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The Blue Room is one of three state parlors on the first floor in the White House, the residence of the President of the United States. It is distinct for its oval shape.

It was where the hostages were kept in White House Down.

DescriptionEdit

The room is used for receptions and receiving lines, and is occasionally set for small dinners. President Grover Cleveland married Frances Folsom in the room on June 2, 1886, the only wedding of a President and First Lady in the White House. The room is traditionally decorated in shades of blue. With the Yellow Oval Room above it and the Diplomatic Reception Room below it, the Blue Room is one of three oval rooms in James Hoban's original design for the White House.

The room is approximately 30 by 40 feet (9.1 by 12.2 m). It has six doors, which open into the Cross Hall, Green Room, Red Room, and South Portico. The three windows look out upon the South Lawn.

The Blue Room is furnished in the French Empire style. A series of redecoratings through the 19th century caused most of the original pieces to be sold or lost. Today much of the furniture is original to the room. Eight pieces of gilded European beech furniture purchased during the administration of James Monroe furnish the room, including a bergère (an armchair with enclosed sides) and several fauteuils (an open wood-frame armchair). The suite of furniture was produced in Paris around 1812 by the cabinetmaker Pierre-Antoine Bellangé, and reproduction side chairs and armchairs were made by Maison Jansen in 1961 during the Kennedy restoration. A marble-top center table has been in the White House since it was purchased by Monroe in 1817. A c. 1817 ormolu French Empire mantel clock with a figure of Hannibal, by Deniére et Matelin, sits on the mantel.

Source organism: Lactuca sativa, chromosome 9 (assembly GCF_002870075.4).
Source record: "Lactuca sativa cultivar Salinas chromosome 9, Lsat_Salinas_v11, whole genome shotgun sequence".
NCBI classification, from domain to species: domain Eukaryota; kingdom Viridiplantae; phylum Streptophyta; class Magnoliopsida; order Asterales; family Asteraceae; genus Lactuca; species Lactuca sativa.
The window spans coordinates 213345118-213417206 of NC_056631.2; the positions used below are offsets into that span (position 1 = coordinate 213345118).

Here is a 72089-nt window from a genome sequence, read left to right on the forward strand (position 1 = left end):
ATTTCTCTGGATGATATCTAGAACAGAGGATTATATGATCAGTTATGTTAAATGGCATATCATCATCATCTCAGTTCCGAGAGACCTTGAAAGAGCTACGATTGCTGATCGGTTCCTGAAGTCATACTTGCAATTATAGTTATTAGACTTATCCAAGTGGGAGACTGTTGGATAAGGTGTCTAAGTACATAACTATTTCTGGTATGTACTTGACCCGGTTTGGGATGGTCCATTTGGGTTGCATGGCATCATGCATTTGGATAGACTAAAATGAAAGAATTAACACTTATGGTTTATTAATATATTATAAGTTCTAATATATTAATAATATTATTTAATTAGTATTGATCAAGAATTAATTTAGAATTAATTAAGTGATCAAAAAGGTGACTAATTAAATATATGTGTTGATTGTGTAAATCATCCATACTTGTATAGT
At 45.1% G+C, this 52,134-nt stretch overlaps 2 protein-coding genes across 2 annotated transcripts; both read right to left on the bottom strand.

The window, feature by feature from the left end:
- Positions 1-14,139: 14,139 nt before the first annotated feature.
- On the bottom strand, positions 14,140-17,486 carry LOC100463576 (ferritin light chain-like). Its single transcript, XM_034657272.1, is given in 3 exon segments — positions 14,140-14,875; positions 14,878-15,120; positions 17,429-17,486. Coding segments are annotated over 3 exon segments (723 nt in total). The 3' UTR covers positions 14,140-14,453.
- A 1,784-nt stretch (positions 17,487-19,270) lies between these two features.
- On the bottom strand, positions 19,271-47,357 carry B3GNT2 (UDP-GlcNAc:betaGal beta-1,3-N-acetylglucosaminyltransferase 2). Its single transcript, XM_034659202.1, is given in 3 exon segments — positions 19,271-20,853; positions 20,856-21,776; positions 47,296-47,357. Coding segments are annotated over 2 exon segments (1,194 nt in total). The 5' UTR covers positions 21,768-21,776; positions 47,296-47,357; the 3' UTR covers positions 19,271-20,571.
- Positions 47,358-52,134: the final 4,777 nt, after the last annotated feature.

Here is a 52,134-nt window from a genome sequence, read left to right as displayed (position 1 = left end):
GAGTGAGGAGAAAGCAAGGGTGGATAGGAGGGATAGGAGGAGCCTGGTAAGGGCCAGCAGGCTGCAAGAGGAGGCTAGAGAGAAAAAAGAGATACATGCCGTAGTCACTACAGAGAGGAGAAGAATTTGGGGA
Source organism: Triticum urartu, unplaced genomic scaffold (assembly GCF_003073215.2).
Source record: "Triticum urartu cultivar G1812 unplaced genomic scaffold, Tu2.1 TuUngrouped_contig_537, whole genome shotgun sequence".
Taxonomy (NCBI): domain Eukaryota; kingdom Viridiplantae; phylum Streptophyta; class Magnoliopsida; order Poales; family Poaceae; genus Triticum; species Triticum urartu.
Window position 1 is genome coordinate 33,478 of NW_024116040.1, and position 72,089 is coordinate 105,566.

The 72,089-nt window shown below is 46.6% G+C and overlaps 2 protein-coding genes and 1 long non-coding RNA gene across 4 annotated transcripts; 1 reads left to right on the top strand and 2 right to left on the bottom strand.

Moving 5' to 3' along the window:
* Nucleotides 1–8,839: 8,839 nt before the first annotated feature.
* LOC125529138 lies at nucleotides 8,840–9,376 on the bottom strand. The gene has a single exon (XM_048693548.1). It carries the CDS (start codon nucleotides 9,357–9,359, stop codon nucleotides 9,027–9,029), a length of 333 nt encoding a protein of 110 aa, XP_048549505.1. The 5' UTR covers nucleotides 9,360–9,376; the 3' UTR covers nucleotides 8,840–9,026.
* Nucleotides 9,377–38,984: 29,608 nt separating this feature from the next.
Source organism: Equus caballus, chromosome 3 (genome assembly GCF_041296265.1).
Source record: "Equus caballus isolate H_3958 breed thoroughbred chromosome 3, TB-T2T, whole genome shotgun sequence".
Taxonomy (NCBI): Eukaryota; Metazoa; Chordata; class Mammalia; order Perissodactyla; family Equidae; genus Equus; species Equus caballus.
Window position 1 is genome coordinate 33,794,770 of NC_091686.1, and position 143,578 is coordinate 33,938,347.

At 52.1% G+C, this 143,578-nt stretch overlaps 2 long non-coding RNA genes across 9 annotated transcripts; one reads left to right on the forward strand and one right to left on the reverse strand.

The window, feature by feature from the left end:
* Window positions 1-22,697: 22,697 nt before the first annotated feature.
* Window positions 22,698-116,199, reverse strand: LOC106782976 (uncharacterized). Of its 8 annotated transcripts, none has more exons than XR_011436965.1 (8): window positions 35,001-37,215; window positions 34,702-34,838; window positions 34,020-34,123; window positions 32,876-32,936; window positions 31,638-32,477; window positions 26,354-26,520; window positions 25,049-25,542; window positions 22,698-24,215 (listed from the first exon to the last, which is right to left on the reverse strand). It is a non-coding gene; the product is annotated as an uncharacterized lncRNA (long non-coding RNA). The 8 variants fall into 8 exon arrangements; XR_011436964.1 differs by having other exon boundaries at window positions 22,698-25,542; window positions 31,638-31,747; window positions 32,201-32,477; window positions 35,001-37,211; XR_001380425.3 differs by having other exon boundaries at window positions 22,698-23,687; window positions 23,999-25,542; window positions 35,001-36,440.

The early-19th-century French chandelier is made of gilded-wood and cut glass, encircled with acanthus leaves. Acquired during the Kennedy Administration, it previously hung in the President's Dining Room on the second floor. George Peter Alexander Healy's 1859 portrait of John Tyler hangs on the west wall above the Monroe sofa. The sapphire-blue silk fabric used for the draperies and furniture upholstery was chosen by Mrs. Clinton. The silk lampas upholstery fabric retains the gold eagle medallion on the chair backs which was adapted from the depiction of one of the Monroe-era chairs in a portrait of James Monroe. The painting however depicts the chair upholstered in crimson, not blue, showing the original color used for the room.

Design of the blue satin draperies is derived from early-19th-century French patterns. The present drapery design is similar to those installed during the administration of Richard Nixon. Clement Conger, White House Curator at that time, used archive materials from the Society for the Protection of New England Antiquities and the Metropolitan Museum of Art's Department of Decorative Arts as patterns for the drapery.